Home Cosmetic Science Talk Formulating Cosmetic Industry Fine line between cosmetic and “drug” claims

  • Fine line between cosmetic and “drug” claims

    Posted by Bluebird on June 6, 2023 at 7:06 am

    I want to say that my deo “changes your microbiome.”

    What do you think, would that be too much like a drug claim, not a cosmetics claims?

    Anyone knows that kind of microbiome-related descriptions are allowed or not?

    I had read that stuff like “antimicrobial” is really not allowed as cosmetics (is that true? But I feel like I’ve seen those. But maybe those were cosmetics/OTC dual).

    Bluebird replied 1 year ago 3 Members · 8 Replies
  • 8 Replies
  • PhilGeis

    June 6, 2023 at 7:13 am

    Pretty sure that would not be a drug claim - but give me break. That’s BS.

    • This reply was modified 1 year ago by  PhilGeis.
    • Bluebird

      June 6, 2023 at 7:46 am

      What’s BS? That it changes your microbiome? It’s definitely not a BS. I’m a microbiome scientist.

  • Perry44

    June 6, 2023 at 7:19 am

    Yes, anti microbial claims are not allowed for cosmetics in the US.

    Microbiome claims are not likely to be considered drug claims. But I could envision a lawsuit in the future against microbiome claims, so if you’re going to make the claim you should have some way to prove what you’re saying is true. I don’t think these would be considered “puffery”.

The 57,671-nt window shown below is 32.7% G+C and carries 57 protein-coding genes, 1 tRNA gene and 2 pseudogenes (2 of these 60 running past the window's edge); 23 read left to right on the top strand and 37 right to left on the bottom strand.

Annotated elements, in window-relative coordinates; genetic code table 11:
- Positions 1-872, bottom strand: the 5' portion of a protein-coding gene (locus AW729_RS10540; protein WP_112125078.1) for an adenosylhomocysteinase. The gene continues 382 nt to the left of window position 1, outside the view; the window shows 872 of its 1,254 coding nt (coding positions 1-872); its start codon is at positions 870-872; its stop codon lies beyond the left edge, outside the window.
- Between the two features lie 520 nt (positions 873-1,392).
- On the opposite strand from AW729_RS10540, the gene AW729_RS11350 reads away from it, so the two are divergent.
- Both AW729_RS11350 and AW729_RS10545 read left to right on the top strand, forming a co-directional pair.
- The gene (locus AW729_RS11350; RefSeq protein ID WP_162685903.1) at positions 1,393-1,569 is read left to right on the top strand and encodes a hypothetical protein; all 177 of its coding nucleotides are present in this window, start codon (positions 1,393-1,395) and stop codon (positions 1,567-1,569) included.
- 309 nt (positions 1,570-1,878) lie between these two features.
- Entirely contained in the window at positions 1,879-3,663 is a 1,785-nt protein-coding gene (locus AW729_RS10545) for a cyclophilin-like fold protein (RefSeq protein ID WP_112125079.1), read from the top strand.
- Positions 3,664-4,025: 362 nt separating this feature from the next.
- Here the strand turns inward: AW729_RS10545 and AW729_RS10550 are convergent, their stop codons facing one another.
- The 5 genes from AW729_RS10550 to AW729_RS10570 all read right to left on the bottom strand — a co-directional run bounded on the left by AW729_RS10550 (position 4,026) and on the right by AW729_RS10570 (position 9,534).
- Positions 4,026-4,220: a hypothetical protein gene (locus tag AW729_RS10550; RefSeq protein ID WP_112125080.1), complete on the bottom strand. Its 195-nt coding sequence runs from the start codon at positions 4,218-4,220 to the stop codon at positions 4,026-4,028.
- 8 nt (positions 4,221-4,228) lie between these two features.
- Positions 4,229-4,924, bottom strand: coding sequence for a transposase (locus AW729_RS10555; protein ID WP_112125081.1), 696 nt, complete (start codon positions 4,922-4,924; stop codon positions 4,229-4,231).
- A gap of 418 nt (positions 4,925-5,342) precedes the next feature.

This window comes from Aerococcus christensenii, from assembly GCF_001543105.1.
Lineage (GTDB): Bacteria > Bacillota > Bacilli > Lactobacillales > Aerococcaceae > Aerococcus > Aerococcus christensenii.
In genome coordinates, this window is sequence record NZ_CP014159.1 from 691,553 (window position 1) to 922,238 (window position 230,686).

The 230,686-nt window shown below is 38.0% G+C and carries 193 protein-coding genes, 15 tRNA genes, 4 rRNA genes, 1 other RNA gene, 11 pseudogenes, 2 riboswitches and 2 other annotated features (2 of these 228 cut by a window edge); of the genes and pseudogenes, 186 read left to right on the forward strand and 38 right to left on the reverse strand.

• Bluebird

      June 6, 2023 at 7:51 am

      I have a concrete reason to believe that my thing changes people’s microbiome.

      Nevertheless, FDA says:

      articles (other than food) intended to affect the structure or any function of the body of man or other animals

      are drugs.

      Are antiperspirants and sunscreens considered cosmetics?

      Because the FDA also has this funny statement:

      “Among other cosmetic/drug combinations are […]deodorants that are also antiperspirants, and moisturizers and makeup marketed with sun-protection claims. Such products must comply with the requirements for both cosmetics and drugs.”

      I’m a bit confused here-do they mean that if you want to sell an antiperspirant or sunscreen you need to show human data a priori?

      • Perry44

        June 6, 2023 at 11:33 am

        The FDA has a classification called OTC (over the counter) Drugs. So, a product can be both a cosmetic and a drug. If you sell an antiperspirant, sunscreen, anti-dandruff product, toothpaste with fluoride, etc. These are all considered both drugs and cosmetics. You have to follow the FDA monograph for the specific product. It specifies the active ingredients you can use (and the amounts) plus the claims you can make. See this post for a full list. Cosmetics that are drugs

        • Bluebird

          June 6, 2023 at 6:39 pm

          Yeah, I was reading from there.

          So I’m making deo sprays, I do want to include stuff that helps cooling to hopefully cut down sweat like menthol or menthyl lactate, but I will be careful with claims around that, if any.

          I think you have seen a lot in the industry to know that “changes your microbiome” is unlikely to be considered a drug claim in cosmetics when the product actually does that. Thanks!

  • PhilGeis

    June 6, 2023 at 7:59 am

    Love to see the ‘concrete reason.”

    To your question - the relevant OTC drug monographs establish data requirements needed you need to market.


    • Bluebird

      June 6, 2023 at 6:43 pm

      I haven’t seen this thread from the FDA, thanks for bringing this to my attention.

      I look forward to the day when I “out” my thing and hear your final verdict. ????

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